Play Live Radio
Next Up:
0:00 0:00
Available On Air Stations

Why spring in the Pacific Northwest starts a month earlier than other parts of the U.S.

A view from Seattle on Thursday, Feb. 20, 2020.
Tim Durkan
Tim Durkan Photography
A view from Seattle on Thursday, Feb. 20, 2020.

The mornings have been cold and crisp under clear skies this week in many parts of the Pacific Northwest, with lows around freezing in places. But powerful sunbeams have pushed afternoon highs into the pleasant realm of the 50s.

KNKX weather expert Cliff Mass says this is in keeping with what he calls “meteorological spring,” when the weather stops delivering storms and cold temperatures that are the hallmarks of winter. Instead, trees and shrubs start sprouting green buds, crocuses push through the soil and people begin shedding layers of clothing needed in colder weather as they enjoy warmer temperatures.

“There’s a distinction between astronomical spring and when metrological spring starts,” Mass says.

He says the more common idea about when winter ends is by the calendar, on March 20 or 21, the day known as the vernal equinox, when the length of daytime and nighttime hours (or light and dark) are as equal as they get.

“That’s when the sun is crossing the equator from south to north and the day is pretty much the same, everywhere in the world, approximately 12 hours,” Mass says.

Mereological spring is different. It’s based not on the calendar, but on what is happening in our skies and atmosphere.

“That’s when the weather really starts to turn,” Mass says. “When the chances of big storms really drop off, the chance of heavy rain with atmospheric rivers declines, when the chance of getting heavy snowfall or even moderate snowfall goes almost to zero.”

And Mass says that tends to happen here around the third weekend in February – a full month ahead of many other places in the U.S., such as the East Coast, where major storms continue to hit through March.

Mass says the reason for our early spring weather has to do with our geography. You can listen above to hear more details in our discussion.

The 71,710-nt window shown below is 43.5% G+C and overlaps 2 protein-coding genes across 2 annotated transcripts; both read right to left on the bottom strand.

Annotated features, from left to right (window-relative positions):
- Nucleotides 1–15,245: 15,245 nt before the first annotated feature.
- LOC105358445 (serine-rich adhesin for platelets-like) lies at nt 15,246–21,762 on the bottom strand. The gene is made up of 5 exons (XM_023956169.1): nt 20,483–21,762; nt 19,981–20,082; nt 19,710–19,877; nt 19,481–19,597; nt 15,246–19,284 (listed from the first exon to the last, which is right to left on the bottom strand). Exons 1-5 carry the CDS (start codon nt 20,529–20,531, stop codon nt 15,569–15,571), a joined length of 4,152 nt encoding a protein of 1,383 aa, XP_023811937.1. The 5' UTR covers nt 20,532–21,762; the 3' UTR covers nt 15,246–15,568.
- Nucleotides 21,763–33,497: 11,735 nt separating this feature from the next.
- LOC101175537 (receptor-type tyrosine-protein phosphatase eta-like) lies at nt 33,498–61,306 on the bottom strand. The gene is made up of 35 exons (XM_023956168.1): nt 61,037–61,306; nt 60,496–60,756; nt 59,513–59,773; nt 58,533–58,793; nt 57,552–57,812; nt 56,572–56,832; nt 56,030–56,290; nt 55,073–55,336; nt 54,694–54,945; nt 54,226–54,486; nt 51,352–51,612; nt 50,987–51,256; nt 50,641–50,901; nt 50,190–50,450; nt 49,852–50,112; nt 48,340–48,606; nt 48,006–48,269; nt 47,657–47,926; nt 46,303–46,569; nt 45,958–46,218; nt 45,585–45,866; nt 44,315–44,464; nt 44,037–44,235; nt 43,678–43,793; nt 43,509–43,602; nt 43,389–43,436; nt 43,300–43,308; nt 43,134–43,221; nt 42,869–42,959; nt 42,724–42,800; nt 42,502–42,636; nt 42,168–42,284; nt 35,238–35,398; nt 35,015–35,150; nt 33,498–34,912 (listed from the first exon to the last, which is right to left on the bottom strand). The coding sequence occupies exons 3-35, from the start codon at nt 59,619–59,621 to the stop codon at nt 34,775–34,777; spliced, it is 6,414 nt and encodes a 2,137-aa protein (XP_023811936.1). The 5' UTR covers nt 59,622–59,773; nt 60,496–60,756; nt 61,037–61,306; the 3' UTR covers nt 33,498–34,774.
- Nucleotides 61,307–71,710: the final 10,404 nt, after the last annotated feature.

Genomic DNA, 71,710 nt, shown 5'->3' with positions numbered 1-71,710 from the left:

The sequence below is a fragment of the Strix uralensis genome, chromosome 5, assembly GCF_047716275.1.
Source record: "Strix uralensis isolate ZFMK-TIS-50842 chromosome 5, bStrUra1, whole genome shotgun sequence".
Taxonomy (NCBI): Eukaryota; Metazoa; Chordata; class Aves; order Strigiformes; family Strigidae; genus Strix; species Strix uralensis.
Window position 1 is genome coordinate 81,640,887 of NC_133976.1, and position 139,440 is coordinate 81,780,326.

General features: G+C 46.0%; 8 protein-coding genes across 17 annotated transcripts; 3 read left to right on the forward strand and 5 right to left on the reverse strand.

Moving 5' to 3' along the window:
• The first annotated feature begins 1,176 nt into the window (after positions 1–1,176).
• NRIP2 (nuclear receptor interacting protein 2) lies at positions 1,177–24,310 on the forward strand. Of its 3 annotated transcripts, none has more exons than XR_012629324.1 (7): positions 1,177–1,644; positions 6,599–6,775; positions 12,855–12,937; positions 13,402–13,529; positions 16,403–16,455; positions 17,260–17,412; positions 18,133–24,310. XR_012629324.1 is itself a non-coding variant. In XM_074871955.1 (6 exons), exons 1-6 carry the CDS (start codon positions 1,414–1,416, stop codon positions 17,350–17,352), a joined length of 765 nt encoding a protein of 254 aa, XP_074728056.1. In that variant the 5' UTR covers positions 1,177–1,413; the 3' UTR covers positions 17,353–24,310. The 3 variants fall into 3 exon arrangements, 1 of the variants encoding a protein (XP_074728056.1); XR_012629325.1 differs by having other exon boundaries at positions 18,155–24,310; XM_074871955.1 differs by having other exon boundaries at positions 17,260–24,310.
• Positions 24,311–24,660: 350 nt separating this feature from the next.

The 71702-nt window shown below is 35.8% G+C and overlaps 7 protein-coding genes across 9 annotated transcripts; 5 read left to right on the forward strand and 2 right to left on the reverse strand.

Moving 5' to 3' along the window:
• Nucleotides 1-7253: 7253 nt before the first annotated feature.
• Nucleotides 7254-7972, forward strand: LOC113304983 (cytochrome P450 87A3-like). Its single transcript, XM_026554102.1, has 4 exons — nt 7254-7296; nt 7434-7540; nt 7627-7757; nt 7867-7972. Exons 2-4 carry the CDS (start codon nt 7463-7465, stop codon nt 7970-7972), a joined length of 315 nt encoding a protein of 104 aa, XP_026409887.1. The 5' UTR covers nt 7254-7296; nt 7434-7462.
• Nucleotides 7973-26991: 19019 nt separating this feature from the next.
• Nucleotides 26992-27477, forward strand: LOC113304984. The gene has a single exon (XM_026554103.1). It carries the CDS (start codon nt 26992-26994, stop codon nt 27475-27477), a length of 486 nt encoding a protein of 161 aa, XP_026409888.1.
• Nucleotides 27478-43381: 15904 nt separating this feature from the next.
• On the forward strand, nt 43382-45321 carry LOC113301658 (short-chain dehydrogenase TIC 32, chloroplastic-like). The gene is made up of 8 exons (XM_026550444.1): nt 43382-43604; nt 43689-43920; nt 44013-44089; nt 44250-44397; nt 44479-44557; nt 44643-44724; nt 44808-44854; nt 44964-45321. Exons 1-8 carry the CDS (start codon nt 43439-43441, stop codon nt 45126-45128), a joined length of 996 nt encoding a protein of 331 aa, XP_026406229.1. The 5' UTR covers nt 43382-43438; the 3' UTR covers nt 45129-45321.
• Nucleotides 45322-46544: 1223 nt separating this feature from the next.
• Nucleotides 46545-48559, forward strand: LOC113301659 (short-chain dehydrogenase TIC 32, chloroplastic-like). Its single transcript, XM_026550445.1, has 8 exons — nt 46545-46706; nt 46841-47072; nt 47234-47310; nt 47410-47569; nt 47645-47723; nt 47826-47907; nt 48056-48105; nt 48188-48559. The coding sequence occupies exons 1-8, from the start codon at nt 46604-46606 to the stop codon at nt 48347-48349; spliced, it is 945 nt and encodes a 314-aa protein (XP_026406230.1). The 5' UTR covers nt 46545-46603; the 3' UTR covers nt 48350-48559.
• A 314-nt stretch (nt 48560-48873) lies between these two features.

“Pretty good, except for one day: Sunday,” he says. “Definitely an improving trend.”

Friday: sunny and cold in the morning with temperatures zooming up into the lower 50s. “A really nice day.”

Saturday: a transition day, with a weather system approaching. Sprinkles on the coast and in Northwest Washington, but mostly dry in Western Washington. Light showers in the evening.

Sunday: a deep low pressure center approaches from the ocean, crossing southern British Columbia. Substantial winds (30-50 mph in places) with possible power outages. Rain in the lowlands and snow in the mountains. The system moves through in the evening.

Monday-Wednesday: “Quite favorable.” Cloudy skies. Very low chance of rain (10-15 percent), highs in the low to mid-50s. Continuing sunshine.

Weather with Cliff Mass airs at 9:02 a.m. Friday, right after BirdNote, and twice on Friday afternoons during All Things Considered. The feature is hosted by KNKX environment reporter Bellamy Pailthorp. Cliff Mass is a University of Washington professor of atmospheric sciences, a renowned Seattle weather prognosticator, anda popular weather blogger. You can also subscribe to podcasts of Weather with Cliff Mass shows, viaiTunes or Google Play.

Bellamy Pailthorp covers the environment for KNKX with an emphasis on climate justice, human health and food sovereignty. She enjoys reporting about how we will power our future while maintaining healthy cultures and livable cities. Story tips can be sent to